It makes clear that Christ came to establish the Kingdom of God – the Church – and to make men part of His mystical body. It makes it clear that this Church is a visible institution that mediates the Word of God to us, as the priest or bishop teaches the flock; it expresses the entire hierarchy as the governing, teaching, and sanctifying structure through their roles in the Divine Liturgy – each person in Holy Orders has a different part to play at Mass, from the Cantor to the Bishop.

The Latin "Pontifical" High Mass, when all ministers of every sort are present, together, and fulfilling a distinct role

The Eastern version of the same, at a different point in the Liturgy; bishops, priests, and deacons together offering the Sacrifice together

The Eucharist mirrors heaven for us in its rites. It makes present the sacrifice of Calvary and brings us the fruit of that sacrifice – the grace of the Resurrection. Thus, even the dead have a part at the Altar of God, both the saints in heaven and those who have passed into a place of purgation; in the Eastern rites, this is made much more explicit by setting aside parts of the Host for each dead person for whom the Mass is being offered, as well as Hosts for each of the symbolic choirs of saints in heaven (and one large Host, bigger than the others, for the Blessed Virgin Mary).

A depiction of the Eastern fraction rite

The grades of penance in the early Church were visible levels of exclusion from the Eucharistic sacrifice – if you committed a mortal sin, you would have to be excluded visibly into the back of the nave or vestibule until the priest reconciled you to the Church. Only after the priest or bishop’s absolution and a period of visible penance could you be readmitted to even see the Host, let alone take Holy Communion. It should give us a greater appreciation both for the sanctity of the Mass itself as well as for the great opportunity we have in having the Sacrament of Penance offered so regularly and freely in today’s Latin rite Catholic Church.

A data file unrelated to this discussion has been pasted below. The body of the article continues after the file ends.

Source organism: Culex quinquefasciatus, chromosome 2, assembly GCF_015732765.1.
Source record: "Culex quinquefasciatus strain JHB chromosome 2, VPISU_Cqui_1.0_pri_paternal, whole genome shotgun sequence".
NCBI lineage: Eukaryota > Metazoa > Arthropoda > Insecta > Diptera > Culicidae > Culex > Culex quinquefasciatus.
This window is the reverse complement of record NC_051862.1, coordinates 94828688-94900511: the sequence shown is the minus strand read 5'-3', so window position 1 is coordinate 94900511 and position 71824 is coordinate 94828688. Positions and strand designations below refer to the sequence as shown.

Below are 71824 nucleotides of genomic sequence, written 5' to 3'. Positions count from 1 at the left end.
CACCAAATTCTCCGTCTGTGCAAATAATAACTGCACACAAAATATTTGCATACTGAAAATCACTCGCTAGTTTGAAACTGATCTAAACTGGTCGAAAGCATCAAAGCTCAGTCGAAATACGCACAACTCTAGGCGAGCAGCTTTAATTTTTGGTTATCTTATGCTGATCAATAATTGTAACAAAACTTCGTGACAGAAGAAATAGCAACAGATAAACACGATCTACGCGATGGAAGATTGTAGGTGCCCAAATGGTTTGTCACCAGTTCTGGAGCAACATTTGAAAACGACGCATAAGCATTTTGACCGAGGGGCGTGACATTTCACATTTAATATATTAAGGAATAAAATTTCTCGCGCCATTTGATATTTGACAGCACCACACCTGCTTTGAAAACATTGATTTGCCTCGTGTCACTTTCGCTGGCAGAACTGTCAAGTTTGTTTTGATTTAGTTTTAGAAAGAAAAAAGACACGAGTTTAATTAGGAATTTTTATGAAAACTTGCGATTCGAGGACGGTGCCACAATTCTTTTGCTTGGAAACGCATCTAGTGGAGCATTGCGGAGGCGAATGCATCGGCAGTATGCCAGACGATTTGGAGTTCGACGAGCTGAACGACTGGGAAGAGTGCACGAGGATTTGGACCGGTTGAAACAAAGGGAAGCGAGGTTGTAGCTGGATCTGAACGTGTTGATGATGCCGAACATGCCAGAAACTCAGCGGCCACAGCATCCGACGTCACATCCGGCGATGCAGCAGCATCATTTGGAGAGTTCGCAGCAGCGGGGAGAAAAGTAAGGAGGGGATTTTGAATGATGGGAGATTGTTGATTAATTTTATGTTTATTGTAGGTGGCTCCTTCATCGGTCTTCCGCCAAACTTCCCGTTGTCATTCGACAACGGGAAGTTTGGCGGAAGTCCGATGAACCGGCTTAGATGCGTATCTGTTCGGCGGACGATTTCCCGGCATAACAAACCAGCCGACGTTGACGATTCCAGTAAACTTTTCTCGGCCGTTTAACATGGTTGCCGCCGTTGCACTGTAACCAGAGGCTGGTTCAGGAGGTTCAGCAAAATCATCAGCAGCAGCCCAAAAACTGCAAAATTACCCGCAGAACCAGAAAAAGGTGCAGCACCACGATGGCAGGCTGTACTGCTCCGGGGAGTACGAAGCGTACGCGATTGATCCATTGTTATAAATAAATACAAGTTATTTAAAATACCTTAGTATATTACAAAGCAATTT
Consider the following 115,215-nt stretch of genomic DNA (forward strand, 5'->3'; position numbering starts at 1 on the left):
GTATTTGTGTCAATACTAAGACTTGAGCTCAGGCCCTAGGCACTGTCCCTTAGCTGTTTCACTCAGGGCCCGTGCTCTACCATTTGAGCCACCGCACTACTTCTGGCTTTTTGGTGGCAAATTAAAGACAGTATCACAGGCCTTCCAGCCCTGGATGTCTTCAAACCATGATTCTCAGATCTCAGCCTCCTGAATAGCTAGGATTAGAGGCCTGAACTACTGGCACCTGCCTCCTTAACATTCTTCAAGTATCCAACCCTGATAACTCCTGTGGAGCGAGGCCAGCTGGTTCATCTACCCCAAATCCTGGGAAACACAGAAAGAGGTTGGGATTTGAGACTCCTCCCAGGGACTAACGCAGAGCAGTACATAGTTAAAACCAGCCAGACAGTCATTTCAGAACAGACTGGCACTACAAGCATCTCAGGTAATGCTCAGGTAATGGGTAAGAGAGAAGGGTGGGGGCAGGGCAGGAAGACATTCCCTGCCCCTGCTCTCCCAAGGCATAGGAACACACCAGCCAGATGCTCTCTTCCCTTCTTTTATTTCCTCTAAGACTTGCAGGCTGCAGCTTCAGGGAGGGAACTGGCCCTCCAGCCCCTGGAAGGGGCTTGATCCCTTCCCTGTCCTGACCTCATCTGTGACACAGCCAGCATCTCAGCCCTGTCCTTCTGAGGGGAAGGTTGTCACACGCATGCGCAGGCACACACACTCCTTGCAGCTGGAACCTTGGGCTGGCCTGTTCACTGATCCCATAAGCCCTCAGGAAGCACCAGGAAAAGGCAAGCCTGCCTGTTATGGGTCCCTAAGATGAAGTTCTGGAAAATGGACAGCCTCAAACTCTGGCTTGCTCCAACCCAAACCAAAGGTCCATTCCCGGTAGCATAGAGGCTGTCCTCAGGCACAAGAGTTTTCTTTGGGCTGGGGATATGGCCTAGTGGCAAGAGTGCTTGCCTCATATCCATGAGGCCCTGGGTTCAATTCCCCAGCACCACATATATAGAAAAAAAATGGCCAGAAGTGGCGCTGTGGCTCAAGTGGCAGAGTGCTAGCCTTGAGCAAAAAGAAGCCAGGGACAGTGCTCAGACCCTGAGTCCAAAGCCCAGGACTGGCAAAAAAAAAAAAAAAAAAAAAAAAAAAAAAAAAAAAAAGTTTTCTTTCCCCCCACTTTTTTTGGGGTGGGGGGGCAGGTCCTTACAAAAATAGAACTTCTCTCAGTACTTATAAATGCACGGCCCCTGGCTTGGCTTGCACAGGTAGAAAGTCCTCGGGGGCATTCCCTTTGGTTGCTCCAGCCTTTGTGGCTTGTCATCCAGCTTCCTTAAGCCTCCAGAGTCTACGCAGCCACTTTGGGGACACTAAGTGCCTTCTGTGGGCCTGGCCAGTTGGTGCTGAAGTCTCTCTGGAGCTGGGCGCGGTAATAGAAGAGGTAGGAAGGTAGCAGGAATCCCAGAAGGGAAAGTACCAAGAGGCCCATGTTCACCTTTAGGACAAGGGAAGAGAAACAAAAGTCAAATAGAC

The Ethiopian Orthodox preserve this tradition of visible penance literally, even today. This is St. George's Church in Lalibela (where I was in May!) and you can see the penitents who stand outside the church building during Mass, according to the grade of penance they are performing.

The church building is built, even, to symbolize the spiritual life:

The vestible is the purgative way; dark and isolated, a place of penance for sin, by which – through asceticism – we advance to the next stage of spiritual growth. It is for this reason that the baptistry is often near the vestibule in the back of the church, as that sacrament of baptism is the gateway to the rest of the Christian life and freedom from sin. We move through the doors – the dark night of the senses – into the illuminative way.

The nave, or center of the church, is the illuminative way. It is often lit brightly to illustrate this. It is also the place where we often are most often, or should be, as Christians. It is the way of faith and suffering. We have moved beyond habitual sin, and especially mortal sin, to a life of practicing the heroic virtues. We try to rely less and less on spiritual consolations, taking as our only light the faith we have in Christ, despite sufferings which may come.

Lastly, the apse or sanctuary symbolizes the unitive way. Here we are united in a spiritual marriage to our God. It occurs by passing through the gate of the Cross – the dark night of the soul – and entails a detachment even from spiritual consolations. We are only concerned with loving God for His own sake, rather than for any consolation He gives us. In fact, we now strive only for suffering, self-sacrifice, and hardship for the sake of Christ. The great saints have achieved this level of spiritual development during their life on earth. And the whole movement culminates toward the Eucharist, which makes heaven present to us here even on earth; it was for that reason that for these great saints found so much joy in attending Mass!

There is so much to say, but I hope this illustrates at least some of the richness of the feast we celebrate today.

Yours in Christ,

Br. James Dominic, OP